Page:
For the last few years I have been aiming to keep my digital ‘me’ at the cross-roads of being super-secure yet highly accessible and available. I do want my stuff available on any device (laptop, iPhone, iPad), but I only want it available to me. How do you go about achieving that? And what contingencies do you have in place for when the shit hits the fan?
Coinciding with this, I’ve long been of the opinion that trying to backup data yourself is a waste of time. It’s basically just too hard to do it reliably. You must store the data offsite (rotating external drives to another location); you have to remember to do it; and you are at the mercy of drive or media failure. It’s better to leave it to the experts.
Cloud based storage and cloud based services are where it’s at. Google is clever with this one, you can set up a Google Account (can be a Gmail address but doesn’t have to be) and this is then the key to other Google services (such as mail, Google Drive, Google Docs, etc). They also enable you to use your Google Account to sign in to other online services not run by Google. I do this wherever possible. By doing so, I believe it decreases an attack surface, since my password is only held by one party – Google. Do I trust them? Yeah, mostly… more than Facebook anyway.
So, if you centralise your online presence around one account (e.g. a Google account), then anyone who gains access to that account gains access to everything. Sounds frightening. So the best strategy is to make that account as secure as possible. Enter multi-factor authentication (MFA). MFA requires additional information during a sign-in process beyond a simple username and password. There are various implementations, but sending a one-time code to a mobile phone or using the Google Authenticator mobile app are two prominent examples. I prefer the Authenticator app myself as it will work in situations where I have internet coverage but I either don’t have cellular coverage or I’m not using my usual SIM card. Its free and its in the Apple App Store. It’s also available for Android etc.
The app looks like this after you set it up and register it with a few online services. Each of those numbers will change every 30s, forever, so they are one time codes:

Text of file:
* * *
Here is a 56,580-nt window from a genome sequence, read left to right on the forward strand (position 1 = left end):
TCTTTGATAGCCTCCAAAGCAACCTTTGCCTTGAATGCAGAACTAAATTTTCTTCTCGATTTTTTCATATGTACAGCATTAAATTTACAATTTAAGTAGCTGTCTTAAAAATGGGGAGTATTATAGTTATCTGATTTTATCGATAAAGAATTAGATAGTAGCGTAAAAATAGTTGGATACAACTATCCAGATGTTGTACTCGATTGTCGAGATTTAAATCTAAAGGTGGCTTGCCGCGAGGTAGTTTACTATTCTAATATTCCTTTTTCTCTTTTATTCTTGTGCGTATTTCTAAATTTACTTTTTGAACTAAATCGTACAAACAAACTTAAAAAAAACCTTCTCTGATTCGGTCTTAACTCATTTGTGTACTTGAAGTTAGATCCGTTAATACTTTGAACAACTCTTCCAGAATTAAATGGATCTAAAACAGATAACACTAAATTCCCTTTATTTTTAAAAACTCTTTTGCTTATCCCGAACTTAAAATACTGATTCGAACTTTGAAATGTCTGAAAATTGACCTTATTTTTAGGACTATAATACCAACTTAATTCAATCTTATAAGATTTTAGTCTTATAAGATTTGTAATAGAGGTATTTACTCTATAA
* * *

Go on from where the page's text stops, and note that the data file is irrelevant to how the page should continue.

Any online service you log into that only requires a username and password is weak, It is at risk of the following:
- Dictionary attack / Brute Force attack (people trying common password combinations)
- Man in the middle attack (MITM). People sniffing the traffic as it makes its way from your computer over the internet.
- Key logging software / malware that is installed on your computer that you don’t know about.
- Phishing attacks where you think you are logging into your banks website, but its a mirror copy at a bogus address.
Multi-factor authentication mitigates most of these attacks as it uses a one-time code in the login process. Intercepting that code is not only significantly harder, it’s also often useless. Codes from the Authenticator app are only valid for 30 seconds. So any hacker has to move fast,
You can enable MFA on various online services and the list is growing. I use it for DropBox, Google Account, WordPress, Microsoft Account. I can add more. That doesn’t mean that every time I log in to these services I need to provide username, password and this extra annoying one-time code. You can usually tell the login process that “I use this computer often” then it trusts that device and won’t ask you again. But you will be required to provide the extra info if you login from a friends computer or an internet cafe (and this is what you want).
To setup MFA, the basic process is that you login as per normal to any of the above services (or others that are offering MFA), choose your Account Settings, click a button saying you want to setup MFA and follow the steps. If you choose an authenticator app as the multi-factor option (as opposed to sending codes to your mobile phone as SMS), you will be taken to a screen that shows a weird looking QR code (see below).
What you are supposed to do is use the Authenticator app to take a photo of this QR code (as provided by DropBox for example) and bang, you now have a set of cycling numbers for eternity that change every 30s, and represent one-time codes that you would need to provide for any login attempt.
Sounds great – but what if you lose the Authenticator app (ie: your phone). The simple answer is Don’t, or if you do which is what happened to me, then have a Plan B and a Plan C.
There is a trick to setting up the Authenticator app which isn’t widely documented but makes sense and readily works. When any of the online services (e.g.: DropBox, WordPress, Google) show you the page with the QR code, they will also show you a long string sequence like “abcd fghh ttyy powq” (or as above they will have the rather obscure link called “can’t scan the barcode?”). If you click that link in the above screenshot you will now be shown the secret string. That string is basically identical to the QR code (see below).
The normal idea is that you scan the QR code, get your numbers appearing on the mobile app, then the page with the QR code disappears and you will NEVER see it again. This is by design but in my opinion a bit dumb. Instead, If you were to write down the long string above and keep it super safe you can actually re-generate the numbers on the Authenticator app if you ever need to. Why would you ever need to? Well, if your phone is stolen…Of course if anyone else also got access to this above string they could also re-generate the cycling numbers themselves which is why you need to keep it super safe, and also not have it associated with the account it belongs to when you store it.